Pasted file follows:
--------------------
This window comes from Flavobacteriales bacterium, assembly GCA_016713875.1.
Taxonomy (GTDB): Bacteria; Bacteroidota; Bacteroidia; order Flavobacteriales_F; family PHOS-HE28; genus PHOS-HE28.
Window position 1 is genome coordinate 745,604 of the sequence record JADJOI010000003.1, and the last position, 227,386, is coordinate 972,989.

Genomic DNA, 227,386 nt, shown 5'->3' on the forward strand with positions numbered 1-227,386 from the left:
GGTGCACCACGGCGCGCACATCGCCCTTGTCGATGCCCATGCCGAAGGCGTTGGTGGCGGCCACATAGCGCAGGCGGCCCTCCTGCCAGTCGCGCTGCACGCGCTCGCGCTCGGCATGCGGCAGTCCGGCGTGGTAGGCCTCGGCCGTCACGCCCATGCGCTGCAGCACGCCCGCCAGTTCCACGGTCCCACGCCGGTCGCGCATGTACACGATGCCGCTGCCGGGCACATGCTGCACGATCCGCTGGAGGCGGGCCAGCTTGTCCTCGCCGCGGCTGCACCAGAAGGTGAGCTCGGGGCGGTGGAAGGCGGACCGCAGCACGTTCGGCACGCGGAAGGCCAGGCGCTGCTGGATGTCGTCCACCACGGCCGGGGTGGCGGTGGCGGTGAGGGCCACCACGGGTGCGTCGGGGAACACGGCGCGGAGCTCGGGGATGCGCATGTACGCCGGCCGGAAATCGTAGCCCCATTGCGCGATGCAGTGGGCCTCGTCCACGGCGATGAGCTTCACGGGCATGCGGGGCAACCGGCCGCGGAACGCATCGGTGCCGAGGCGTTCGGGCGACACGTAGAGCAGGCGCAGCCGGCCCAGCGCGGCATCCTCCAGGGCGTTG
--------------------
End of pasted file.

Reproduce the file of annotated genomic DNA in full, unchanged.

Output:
This window comes from Flavobacteriales bacterium, assembly GCA_016713875.1.
Taxonomy (GTDB): Bacteria; Bacteroidota; Bacteroidia; order Flavobacteriales_F; family PHOS-HE28; genus PHOS-HE28.
Window position 1 is genome coordinate 745,604 of the sequence record JADJOI010000003.1, and the last position, 227,386, is coordinate 972,989.

Genomic DNA, 227,386 nt, shown 5'->3' on the forward strand with positions numbered 1-227,386 from the left:
GGTGCACCACGGCGCGCACATCGCCCTTGTCGATGCCCATGCCGAAGGCGTTGGTGGCGGCCACATAGCGCAGGCGGCCCTCCTGCCAGTCGCGCTGCACGCGCTCGCGCTCGGCATGCGGCAGTCCGGCGTGGTAGGCCTCGGCCGTCACGCCCATGCGCTGCAGCACGCCCGCCAGTTCCACGGTCCCACGCCGGTCGCGCATGTACACGATGCCGCTGCCGGGCACATGCTGCACGATCCGCTGGAGGCGGGCCAGCTTGTCCTCGCCGCGGCTGCACCAGAAGGTGAGCTCGGGGCGGTGGAAGGCGGACCGCAGCACGTTCGGCACGCGGAAGGCCAGGCGCTGCTGGATGTCGTCCACCACGGCCGGGGTGGCGGTGGCGGTGAGGGCCACCACGGGTGCGTCGGGGAACACGGCGCGGAGCTCGGGGATGCGCATGTACGCCGGCCGGAAATCGTAGCCCCATTGCGCGATGCAGTGGGCCTCGTCCACGGCGATGAGCTTCACGGGCATGCGGGGCAACCGGCCGCGGAACGCATCGGTGCCGAGGCGTTCGGGCGACACGTAGAGCAGGCGCAGCCGGCCCAGCGCGGCATCCTCCAGGGCGTTG